A lot of people will give their advice when you start a new venture. When John started TalkToTheManager, he got the firehose of advice. It can be tough to deal with, especially when you're inexperienced and afraid of what is ahead.
We've gathered quite a bit of advice for those looking to get started in the restaurant business.
Disclaimer: These are not our words, but a variety of opinions we've gathered from those in the business. Some may be harsher than we would be.
You're going to have a tough time, even tougher than you think. So get into it for the right reasons, or don't do it at all.
The question you need is to ask yourself can you offer a cheap of a meal as possible for as much money as possible while paying the staff the least possible and working as much as possible.
Can you go from having someone tell you that the food is terrible, to telling your staff to work harder without them leaving, to thanking someone and have a nice day all in the span of 5 minutes? Over and over?
Hire well and listen to veteran restaurant owners, not veteran restaurant staff.
Do you have restaurant experience? If not, and you're really looking to do whatever it takes, I'd tell you and your business partner to quit your day jobs and get full-time jobs working in restaurants, preferably in different areas, to get a full picture.
What would your advice to me be if I said I'd like to sell my restaurant and open an IT firm or an accounting firm even though I've never worked in one and have no specialized education in it? I may pick it up quick, I'm pretty good with numbers, and not bad with computers, but you might still have some general advice for me. Whatever advice you're thinking you'd give me, might be worthwhile to take yourself.
Do you have a chef already? Tell me you're not going to try to run the kitchen yourself, are you? Do you have a FOH manager or general manager? Do you have enough capital to pay for food, utilities, and payroll for six months or more?
Those are the three biggest things:
* a good chef who knows how to run a kitchen and plan menus (N.B., a chef is not the same thing as a good cook: a commercial kitchen is more like running a factory than hosting a dinner party) * FOH management who knows how to hire, train, and manage service staff, who knows how to control shrinkage and set schedules, and who knows to handle customers. * Enough capital to get you through the "tweaking" stage, until you reach profitability.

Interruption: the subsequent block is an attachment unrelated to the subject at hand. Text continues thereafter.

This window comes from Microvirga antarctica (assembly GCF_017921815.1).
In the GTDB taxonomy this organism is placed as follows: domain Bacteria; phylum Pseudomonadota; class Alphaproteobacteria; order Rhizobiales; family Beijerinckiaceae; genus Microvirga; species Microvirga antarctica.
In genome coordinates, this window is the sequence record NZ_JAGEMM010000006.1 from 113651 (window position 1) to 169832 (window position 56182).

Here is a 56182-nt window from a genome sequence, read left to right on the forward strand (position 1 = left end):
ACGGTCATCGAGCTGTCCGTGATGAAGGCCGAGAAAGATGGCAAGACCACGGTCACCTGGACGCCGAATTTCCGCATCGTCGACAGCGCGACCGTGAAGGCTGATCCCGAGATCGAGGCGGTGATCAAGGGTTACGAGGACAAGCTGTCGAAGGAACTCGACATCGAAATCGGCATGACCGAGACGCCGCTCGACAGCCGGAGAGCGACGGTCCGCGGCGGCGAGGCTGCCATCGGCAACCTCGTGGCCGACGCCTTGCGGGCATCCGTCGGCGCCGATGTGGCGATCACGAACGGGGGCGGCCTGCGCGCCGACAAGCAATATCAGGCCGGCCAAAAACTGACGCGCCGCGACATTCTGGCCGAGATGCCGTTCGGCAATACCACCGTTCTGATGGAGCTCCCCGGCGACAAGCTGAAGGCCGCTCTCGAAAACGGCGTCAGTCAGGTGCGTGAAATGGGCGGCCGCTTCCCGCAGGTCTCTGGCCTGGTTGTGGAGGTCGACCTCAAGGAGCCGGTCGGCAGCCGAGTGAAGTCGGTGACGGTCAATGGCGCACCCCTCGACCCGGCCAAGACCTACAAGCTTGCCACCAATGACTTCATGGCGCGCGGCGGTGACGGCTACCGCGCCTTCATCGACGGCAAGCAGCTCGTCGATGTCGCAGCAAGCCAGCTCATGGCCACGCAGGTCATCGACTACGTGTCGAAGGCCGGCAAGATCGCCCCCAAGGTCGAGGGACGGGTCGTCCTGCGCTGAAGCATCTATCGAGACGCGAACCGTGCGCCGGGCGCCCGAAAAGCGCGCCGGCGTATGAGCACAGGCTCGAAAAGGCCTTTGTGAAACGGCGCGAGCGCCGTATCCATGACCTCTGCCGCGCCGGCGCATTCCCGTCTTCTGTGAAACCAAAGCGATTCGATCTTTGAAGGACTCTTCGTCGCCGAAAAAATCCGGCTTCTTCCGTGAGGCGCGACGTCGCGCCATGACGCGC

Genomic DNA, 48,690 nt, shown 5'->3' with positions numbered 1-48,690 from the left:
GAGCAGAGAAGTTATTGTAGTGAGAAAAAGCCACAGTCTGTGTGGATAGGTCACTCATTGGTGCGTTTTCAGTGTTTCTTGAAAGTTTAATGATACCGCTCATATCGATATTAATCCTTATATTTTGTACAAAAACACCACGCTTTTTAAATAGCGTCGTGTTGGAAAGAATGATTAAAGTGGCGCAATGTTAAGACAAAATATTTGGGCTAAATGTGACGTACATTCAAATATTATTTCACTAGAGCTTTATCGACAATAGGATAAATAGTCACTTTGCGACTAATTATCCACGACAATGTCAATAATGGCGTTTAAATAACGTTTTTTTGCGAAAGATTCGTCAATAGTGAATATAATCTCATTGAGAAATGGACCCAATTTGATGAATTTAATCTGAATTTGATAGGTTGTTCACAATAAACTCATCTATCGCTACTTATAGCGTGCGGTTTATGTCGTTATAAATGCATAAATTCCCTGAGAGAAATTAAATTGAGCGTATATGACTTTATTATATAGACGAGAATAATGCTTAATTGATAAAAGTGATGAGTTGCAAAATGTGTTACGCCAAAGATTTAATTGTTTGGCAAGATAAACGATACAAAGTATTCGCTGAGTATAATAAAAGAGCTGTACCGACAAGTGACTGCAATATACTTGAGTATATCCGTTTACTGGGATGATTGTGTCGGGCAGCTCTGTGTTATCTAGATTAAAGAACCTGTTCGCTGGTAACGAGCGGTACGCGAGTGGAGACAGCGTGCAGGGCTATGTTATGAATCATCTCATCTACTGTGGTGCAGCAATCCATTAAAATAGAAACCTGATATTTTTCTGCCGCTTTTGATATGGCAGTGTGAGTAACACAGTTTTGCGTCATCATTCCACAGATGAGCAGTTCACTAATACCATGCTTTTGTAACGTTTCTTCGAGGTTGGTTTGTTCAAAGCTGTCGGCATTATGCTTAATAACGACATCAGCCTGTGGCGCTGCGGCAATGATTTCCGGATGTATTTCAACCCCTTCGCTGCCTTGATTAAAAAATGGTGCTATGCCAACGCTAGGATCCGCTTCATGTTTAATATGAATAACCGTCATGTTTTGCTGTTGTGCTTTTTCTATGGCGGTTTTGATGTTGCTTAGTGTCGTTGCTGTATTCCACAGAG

This is going to sound crazy, but you could do worse than to watch 100 episodes of those "restaurant rescue" type shows.
Don't staff with friends or family. Don't take money/investment from friends or family, either.
I would suggest that you plan out on paper all of your ongoing costs (rent, payroll including yourselves, food, utilities, advertising, etc) and make sure you have at least 6 months worth of cash before you do this. There is nothing sadder than a new business running out of money just when it starts to get traction.
If your FOH manager will be learning on the job, then double the seed cash from 6 months to a year.
As for the chef, he/she has run a kitchen like this before, right? Managing inventory, planning menus, planning food costs and portion sizes, negotiations with vendors, setting schedules, etc? You need to be less worried about someone you can control, and more worried about someone who knows how to do this well and who can be up and running instantly. Every week of "learning curve" is more seed money that you are burning through. If your chef does not have several years experience being a bona fide chef in a similar restaurant, increase your seed money to two years.
Two big things from my point of view are Marketing and Culture (they are somewhat related). Marketing will drive the menu selection. I think it is important to have a couple of dishes that look great on social media. There are some big wins there. Work out how you will hire and retain your staff. Making them feel part of something bigger than just their job makes a huge difference.
Be prepared for really long hours, really deep and dark and scary times BUT be really excited - launching and running a restaurant can be hugely rewarding!
Listen to restaurant podcasts to learn as much as you can. Eric Cacciatore at Restaurant Unstoppable has a great one. You can learn a lot from podcasts.
Make a Facebook page as you are renovating and update with pictures along the way so that there will be anticipation before the opening.
Install security cameras from day one. If they are there from the beginning your employees won't feel insulted when you install them later after discovering someone is stealing from you. They will.
Have one or two soft openings with friends/family who are forgiving.
Do not open on a weekend. Open on a Monday.
Write a clear contract between you and your partner in the case one of you wants out in the future. This needs to be established early not after you hate each other.
Get good managers. You can't focus on running and building a business when you are dealing with the day to day. You will burn out. Resolve yourself to focusing on big picture stuff and let great management handle the execution of details.
Get in good with the local community, like events, fundraisers and the local Chambers of Commerce. Good and long-lasting restaurants always keep the community in mind.
Make friends with other restaurant owners who are not in direct competition. They will be invaluable for leads on suppliers, hints and tips and even staff sharing. Ask them to mentor you if you can.
Before you spend tons of money, make sure you're pretty sure you're going to make money. If you're not sure, try and do a pop-up restaurant (short term lease) or start with a food truck. This will also be a good test if you like hospitality or not. if you outgrow it, then invest in a brick and mortar. Of course, there is a lot more to it: passion, product to market fit, marketing, location, etc.
Best of luck!